China journalist ‘confesses on TV’
Televised confession the latest in a series by suspects in high-profile or politicised cases
Journalist Chen Yongzhou gives his confession in a detention room at the Changsha Public Security Bureau detention centre in Changsha City, Hunan Province. Mr Chen’s lengthy explanation of how he invented negative stories about the Changsha-based firm is the latest in a series of televised confessions by suspects in high-profile or politicised cases. Photograph: China Central Television/Reuters TV
Journalist Chen Yongzhou is escorted by police officers at the Changsha Public Security Bureau detention centre in Changsha City, Hunan Province. Photograph: China Central Television/Reuters
Zoomlion Lugu Industry Park, owned by state-owned construction equipment maker Zoomlion Heavy Industry Science and Technology Co Ltd, in Changsha City, Hunan Province. Journalist Chen Yongzhou, arrested last week on charges he defamed Zoomlion, has confessed on state television to accepting bribes for fabricating stories, despite a public outcry over his detention. Photograph: China Central Television/Reuters
A Chinese financial reporter detained on suspicion of harming a business’ reputation confessed on state television today that he was fed untrue information about the company and filed unverified stories defaming the company in exchange for money.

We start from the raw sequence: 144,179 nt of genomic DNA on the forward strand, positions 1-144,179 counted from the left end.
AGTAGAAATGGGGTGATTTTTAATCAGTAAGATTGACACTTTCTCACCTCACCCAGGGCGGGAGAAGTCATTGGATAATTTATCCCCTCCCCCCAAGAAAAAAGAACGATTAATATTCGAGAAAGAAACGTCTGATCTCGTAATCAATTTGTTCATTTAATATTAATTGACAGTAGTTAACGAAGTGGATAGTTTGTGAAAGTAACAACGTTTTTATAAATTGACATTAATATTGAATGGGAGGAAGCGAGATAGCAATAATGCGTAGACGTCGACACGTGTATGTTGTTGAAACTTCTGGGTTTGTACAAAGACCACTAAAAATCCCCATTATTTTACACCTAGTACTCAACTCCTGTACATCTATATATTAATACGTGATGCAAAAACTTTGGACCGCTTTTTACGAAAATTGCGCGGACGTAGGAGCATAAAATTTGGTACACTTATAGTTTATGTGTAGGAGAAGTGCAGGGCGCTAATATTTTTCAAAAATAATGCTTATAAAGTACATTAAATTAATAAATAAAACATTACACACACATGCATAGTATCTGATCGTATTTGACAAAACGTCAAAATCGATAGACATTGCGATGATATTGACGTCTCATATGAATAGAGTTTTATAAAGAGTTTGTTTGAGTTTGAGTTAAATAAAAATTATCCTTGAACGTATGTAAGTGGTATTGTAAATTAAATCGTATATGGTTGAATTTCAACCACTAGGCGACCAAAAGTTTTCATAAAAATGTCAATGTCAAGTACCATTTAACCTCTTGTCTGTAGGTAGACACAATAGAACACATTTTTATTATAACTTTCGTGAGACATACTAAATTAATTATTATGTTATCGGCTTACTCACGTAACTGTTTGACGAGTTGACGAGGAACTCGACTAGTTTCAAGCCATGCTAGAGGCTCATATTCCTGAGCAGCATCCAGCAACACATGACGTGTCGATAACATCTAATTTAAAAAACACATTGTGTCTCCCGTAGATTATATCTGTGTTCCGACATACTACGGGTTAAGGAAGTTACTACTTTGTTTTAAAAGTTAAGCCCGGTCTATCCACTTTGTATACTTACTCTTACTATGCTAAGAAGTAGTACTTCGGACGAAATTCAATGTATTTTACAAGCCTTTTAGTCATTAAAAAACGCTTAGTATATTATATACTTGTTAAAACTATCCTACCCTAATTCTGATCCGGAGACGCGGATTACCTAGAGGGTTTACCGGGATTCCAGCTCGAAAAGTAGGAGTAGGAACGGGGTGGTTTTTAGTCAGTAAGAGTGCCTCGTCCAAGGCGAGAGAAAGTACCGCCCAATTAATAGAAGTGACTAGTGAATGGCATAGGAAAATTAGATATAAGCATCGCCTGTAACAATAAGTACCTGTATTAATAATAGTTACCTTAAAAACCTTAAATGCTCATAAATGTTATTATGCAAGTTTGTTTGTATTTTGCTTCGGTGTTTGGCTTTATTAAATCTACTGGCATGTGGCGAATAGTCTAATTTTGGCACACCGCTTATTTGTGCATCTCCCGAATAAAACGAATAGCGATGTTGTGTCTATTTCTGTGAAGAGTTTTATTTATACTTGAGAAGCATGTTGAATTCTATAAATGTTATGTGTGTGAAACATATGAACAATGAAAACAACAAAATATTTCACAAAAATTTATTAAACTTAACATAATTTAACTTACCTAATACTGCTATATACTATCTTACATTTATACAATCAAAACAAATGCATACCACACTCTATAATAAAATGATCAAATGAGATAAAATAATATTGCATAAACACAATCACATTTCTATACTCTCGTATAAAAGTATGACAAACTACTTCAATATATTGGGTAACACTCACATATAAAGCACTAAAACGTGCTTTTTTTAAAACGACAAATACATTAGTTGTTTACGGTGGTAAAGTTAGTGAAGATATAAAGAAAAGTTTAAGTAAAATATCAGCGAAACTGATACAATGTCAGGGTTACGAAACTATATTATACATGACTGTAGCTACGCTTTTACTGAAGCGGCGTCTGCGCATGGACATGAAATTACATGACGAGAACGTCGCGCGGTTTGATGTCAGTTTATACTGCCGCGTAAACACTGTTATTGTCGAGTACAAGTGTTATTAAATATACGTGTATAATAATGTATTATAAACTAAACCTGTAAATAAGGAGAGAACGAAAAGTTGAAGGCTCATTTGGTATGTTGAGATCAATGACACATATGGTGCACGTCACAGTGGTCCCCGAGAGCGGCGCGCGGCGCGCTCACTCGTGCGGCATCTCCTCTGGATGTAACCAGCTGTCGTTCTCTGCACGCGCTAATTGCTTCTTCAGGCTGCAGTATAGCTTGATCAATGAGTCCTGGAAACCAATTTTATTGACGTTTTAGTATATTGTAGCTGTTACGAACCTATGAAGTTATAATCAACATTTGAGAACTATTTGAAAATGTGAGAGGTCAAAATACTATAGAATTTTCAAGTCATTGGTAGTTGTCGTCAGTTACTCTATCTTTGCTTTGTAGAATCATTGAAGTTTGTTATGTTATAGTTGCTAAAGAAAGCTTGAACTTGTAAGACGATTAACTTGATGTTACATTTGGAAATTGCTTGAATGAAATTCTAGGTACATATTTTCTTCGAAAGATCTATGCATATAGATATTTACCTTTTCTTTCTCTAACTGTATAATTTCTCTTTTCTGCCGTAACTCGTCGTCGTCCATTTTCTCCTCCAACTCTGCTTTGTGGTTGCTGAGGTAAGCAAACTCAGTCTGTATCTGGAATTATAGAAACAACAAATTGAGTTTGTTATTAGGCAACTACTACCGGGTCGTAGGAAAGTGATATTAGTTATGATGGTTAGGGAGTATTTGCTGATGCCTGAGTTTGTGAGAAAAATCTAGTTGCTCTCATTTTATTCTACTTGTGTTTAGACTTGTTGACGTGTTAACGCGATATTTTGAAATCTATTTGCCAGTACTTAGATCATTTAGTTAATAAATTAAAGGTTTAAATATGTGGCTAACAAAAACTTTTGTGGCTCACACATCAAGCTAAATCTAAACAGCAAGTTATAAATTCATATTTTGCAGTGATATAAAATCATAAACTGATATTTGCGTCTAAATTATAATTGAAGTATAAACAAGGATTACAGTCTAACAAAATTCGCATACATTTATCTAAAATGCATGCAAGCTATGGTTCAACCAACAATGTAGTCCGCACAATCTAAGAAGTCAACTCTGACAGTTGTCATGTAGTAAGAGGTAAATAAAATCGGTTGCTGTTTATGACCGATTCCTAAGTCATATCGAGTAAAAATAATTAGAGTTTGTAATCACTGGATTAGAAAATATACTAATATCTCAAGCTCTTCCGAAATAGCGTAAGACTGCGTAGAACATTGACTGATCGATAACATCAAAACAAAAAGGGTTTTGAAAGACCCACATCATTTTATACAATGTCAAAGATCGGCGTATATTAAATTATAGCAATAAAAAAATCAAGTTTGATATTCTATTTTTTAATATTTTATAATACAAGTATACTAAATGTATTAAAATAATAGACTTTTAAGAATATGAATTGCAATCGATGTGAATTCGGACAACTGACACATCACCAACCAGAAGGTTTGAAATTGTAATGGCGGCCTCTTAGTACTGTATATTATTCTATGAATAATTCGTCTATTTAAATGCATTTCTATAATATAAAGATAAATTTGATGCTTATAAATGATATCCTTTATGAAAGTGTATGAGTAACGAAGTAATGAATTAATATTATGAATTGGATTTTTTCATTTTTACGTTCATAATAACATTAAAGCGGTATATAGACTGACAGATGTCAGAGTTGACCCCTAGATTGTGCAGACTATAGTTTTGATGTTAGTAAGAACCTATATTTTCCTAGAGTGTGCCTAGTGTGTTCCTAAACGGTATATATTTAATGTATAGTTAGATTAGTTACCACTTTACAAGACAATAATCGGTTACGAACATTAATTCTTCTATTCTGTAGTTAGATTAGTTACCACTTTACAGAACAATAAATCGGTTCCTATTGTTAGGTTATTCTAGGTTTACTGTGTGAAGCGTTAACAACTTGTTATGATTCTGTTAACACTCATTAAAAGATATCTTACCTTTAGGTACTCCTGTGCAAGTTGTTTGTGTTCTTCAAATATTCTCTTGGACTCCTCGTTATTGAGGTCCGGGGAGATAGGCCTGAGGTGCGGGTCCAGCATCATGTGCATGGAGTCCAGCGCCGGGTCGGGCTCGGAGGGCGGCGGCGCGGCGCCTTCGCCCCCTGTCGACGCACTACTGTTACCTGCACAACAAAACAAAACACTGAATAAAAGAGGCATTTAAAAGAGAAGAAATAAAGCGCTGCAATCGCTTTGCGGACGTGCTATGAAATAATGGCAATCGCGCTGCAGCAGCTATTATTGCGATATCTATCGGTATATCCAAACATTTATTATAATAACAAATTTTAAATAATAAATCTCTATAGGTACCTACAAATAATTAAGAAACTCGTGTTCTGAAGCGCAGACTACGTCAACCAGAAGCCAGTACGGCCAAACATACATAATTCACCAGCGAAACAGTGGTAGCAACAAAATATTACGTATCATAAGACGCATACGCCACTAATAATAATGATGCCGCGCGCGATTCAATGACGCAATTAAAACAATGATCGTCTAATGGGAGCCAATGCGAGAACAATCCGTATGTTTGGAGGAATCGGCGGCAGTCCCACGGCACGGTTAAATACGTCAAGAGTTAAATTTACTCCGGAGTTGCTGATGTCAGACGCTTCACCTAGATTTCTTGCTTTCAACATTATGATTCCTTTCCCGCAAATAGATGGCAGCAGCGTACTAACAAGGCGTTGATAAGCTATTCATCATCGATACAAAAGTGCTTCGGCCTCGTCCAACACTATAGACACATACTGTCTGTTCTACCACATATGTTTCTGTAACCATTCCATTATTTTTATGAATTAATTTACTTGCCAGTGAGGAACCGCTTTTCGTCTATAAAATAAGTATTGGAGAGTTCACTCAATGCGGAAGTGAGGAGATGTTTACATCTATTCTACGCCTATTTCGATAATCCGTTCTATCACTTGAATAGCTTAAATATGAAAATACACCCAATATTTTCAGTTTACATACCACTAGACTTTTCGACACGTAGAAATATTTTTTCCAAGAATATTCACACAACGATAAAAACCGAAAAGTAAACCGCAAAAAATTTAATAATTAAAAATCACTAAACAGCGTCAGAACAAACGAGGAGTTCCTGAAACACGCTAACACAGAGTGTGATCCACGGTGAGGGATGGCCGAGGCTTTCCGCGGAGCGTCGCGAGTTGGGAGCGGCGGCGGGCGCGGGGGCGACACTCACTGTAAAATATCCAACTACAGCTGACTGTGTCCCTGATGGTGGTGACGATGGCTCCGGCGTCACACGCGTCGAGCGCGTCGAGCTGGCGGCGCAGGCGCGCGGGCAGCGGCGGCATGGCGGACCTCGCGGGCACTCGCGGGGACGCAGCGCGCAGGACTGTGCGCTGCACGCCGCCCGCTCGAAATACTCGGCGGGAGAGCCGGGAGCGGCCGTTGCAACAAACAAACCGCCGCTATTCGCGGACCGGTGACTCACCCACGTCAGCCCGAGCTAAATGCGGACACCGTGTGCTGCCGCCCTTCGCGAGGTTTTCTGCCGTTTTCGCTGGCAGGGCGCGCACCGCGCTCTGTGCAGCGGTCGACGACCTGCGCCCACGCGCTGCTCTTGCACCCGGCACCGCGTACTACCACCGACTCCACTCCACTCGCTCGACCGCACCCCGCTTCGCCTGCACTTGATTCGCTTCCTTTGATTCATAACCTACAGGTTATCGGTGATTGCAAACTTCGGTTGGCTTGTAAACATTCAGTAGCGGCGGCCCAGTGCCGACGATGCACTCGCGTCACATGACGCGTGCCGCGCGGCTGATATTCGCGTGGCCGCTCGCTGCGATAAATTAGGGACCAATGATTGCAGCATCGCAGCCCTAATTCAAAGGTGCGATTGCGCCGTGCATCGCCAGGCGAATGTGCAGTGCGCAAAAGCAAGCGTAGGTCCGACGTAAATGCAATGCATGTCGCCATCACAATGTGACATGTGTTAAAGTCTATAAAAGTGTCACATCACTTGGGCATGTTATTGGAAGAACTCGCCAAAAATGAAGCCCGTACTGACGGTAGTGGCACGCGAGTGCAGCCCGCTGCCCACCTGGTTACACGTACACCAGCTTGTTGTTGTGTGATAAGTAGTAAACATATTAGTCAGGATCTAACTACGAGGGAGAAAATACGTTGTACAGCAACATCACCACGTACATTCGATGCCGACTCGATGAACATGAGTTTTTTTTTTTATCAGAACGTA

State-run China Central Television aired the footage in which Chen Yongzhou, an employee of the Guangzhou-based New Express newspaper, said greed and a desire for fame led him to take bribes and run under his name prepared stories alleging financial misdeeds by China’s second-largest heavy equipment maker, Zoomlion.
Mr Chen’s detention has caused an uproar among media professionals, who worry police are overstepping their legal jurisdiction in criminalising civil disputes.
Legal scholars also voiced concerns about state media airing the confession of a suspect before a court hears the case. Mr Chen has not been charged, as police are still investigating the case.
In the television footage, Mr Chen (27) was seen with his head shaved and handcuffed and wearing a green vest from the detention centre in the central-southern Chinese city of Changsha, where Zoomlion has its headquarters.
“I willingly admit the crime, and I repent my crime,” Mr Chen said. “As for those involved in the case — Zoomlion, the credibility of the entire news media, my family and the wounds they are suffering — I am willing to offer my sincere apologies.” He also apologised to Zoomlion shareholders.
The state broadcaster said Mr Chen ran more than 10 news articles between September 2012 and August 2013 with fabricated facts saying there had been losses of state assets, abnormal sales practices and false financial reporting by Zoomlion, which caused widespread criticism of the company and resulted in its stock price falling after one particularly damaging report.
Mr Chen said a middleman bribed him to run the stories and that he filed the stories without verifying them. The middleman was not named.
Mr Chen said he was given 500,000 yuan (€59,500) to report Zoomlion to regulatory agencies in Beijing and Hong Kong.
Following his detention, the New Express made rare front-page appeals two days in a row asking the police to release him.
The Hunan provincial government owns one-sixth of Zoomlion and is its largest shareholder. Zoomlion filed the police report against Chen in September .